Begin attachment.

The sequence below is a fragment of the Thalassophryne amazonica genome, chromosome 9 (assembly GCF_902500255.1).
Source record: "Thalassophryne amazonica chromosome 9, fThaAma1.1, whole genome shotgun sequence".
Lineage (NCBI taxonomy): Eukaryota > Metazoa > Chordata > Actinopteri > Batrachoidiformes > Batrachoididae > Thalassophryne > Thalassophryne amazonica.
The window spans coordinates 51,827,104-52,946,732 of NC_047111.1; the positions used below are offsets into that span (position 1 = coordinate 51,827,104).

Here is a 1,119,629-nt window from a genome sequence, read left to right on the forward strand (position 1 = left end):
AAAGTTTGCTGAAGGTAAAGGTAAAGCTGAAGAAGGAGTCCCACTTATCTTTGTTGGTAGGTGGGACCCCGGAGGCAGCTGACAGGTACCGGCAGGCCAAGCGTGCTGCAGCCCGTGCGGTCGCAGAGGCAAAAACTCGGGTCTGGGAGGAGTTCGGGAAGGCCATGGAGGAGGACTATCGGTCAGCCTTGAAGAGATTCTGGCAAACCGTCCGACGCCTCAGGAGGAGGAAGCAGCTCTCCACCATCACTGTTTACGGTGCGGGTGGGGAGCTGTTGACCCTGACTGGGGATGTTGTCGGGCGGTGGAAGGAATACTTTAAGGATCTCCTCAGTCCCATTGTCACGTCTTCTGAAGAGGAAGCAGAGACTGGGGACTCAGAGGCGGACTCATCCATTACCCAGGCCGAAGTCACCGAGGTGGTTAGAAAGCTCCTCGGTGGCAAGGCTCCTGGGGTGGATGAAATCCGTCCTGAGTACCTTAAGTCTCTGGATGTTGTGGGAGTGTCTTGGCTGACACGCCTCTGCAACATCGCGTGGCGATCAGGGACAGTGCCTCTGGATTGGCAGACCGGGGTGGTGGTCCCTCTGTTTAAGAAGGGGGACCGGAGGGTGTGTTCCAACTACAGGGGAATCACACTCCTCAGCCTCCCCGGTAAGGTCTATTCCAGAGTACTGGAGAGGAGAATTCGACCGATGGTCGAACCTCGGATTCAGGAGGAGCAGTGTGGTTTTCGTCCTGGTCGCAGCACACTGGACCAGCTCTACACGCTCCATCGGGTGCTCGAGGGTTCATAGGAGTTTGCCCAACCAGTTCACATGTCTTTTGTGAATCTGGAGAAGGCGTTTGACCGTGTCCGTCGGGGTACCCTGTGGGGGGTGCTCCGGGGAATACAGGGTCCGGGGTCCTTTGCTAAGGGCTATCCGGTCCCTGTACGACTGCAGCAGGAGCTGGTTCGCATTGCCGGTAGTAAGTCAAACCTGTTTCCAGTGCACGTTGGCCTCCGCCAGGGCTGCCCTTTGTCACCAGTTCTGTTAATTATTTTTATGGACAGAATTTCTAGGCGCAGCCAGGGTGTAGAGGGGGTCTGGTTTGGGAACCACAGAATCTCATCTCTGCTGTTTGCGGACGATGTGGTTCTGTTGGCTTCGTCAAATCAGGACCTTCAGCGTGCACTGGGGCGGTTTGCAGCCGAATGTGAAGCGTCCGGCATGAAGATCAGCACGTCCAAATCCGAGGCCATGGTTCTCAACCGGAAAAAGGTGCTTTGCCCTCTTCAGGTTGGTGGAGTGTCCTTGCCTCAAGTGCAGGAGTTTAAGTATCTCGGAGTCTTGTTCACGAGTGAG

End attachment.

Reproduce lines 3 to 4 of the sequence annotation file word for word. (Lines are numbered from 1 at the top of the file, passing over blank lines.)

Lineage (NCBI taxonomy): Eukaryota > Metazoa > Chordata > Actinopteri > Batrachoidiformes > Batrachoididae > Thalassophryne > Thalassophryne amazonica.
The window spans coordinates 51,827,104-52,946,732 of NC_047111.1; the positions used below are offsets into that span (position 1 = coordinate 51,827,104).